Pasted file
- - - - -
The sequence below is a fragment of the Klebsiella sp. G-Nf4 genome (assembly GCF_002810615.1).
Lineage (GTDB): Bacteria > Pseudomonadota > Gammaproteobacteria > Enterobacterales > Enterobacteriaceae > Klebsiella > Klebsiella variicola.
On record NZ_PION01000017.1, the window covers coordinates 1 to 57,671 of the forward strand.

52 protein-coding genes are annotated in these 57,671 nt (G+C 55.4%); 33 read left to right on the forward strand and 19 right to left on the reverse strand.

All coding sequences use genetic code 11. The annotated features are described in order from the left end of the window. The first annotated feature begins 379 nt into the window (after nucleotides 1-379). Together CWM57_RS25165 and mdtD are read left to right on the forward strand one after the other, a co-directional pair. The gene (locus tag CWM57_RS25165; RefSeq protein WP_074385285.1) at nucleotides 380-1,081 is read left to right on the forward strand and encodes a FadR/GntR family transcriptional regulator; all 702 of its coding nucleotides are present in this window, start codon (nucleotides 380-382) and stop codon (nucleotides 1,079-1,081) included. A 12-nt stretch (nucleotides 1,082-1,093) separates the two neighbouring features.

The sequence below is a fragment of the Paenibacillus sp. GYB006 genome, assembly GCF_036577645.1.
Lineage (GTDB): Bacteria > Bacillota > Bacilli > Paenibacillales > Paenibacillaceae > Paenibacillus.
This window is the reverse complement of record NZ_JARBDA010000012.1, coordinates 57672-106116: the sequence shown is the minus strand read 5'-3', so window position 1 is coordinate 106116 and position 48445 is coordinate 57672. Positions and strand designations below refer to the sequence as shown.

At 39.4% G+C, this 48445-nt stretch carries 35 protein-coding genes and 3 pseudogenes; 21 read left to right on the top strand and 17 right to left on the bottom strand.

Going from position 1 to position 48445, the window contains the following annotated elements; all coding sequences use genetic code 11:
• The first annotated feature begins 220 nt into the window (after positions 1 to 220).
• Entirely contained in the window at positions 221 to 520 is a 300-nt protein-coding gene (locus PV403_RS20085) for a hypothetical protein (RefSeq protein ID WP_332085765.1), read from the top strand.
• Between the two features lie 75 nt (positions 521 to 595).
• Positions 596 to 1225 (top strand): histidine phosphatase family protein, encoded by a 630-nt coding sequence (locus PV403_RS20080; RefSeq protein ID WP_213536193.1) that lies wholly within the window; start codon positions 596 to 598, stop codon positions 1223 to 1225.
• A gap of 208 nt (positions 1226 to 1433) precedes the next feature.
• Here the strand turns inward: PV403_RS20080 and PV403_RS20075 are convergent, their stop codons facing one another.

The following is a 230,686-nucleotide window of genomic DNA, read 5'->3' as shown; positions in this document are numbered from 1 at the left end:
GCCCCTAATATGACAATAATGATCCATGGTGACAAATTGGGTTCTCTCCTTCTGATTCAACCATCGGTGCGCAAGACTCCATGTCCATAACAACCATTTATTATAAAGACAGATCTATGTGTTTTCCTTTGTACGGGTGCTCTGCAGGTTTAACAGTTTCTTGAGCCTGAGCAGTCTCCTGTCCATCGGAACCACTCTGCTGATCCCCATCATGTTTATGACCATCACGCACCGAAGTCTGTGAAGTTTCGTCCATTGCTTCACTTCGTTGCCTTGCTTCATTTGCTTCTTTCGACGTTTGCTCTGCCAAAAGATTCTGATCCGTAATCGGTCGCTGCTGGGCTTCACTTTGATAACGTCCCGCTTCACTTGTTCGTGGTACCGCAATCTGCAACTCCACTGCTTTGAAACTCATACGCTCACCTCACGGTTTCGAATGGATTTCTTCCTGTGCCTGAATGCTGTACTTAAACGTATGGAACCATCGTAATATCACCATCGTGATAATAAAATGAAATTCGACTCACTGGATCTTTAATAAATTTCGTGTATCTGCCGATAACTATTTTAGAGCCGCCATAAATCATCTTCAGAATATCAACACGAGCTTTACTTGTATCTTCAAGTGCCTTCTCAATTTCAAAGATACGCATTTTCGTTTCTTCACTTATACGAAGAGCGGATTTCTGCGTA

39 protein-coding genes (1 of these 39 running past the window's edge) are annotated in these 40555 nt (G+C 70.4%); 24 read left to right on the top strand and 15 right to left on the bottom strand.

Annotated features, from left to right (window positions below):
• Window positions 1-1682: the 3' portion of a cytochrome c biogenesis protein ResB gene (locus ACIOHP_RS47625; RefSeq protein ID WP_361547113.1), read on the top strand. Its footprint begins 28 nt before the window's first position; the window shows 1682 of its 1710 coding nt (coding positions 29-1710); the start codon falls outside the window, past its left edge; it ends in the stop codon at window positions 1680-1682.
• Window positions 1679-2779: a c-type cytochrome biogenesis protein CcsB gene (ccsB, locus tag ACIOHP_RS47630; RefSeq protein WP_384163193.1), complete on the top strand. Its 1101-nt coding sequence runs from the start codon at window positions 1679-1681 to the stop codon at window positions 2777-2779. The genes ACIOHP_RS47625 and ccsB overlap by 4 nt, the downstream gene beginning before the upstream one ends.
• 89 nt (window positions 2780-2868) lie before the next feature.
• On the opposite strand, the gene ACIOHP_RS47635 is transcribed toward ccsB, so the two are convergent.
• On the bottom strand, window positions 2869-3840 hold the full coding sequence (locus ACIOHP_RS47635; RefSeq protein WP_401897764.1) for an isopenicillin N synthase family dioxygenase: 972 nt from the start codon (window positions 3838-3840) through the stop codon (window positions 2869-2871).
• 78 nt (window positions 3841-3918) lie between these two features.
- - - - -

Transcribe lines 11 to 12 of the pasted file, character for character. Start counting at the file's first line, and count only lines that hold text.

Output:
• The first annotated feature begins 220 nt into the window (after positions 1 to 220).
• Entirely contained in the window at positions 221 to 520 is a 300-nt protein-coding gene (locus PV403_RS20085) for a hypothetical protein (RefSeq protein ID WP_332085765.1), read from the top strand.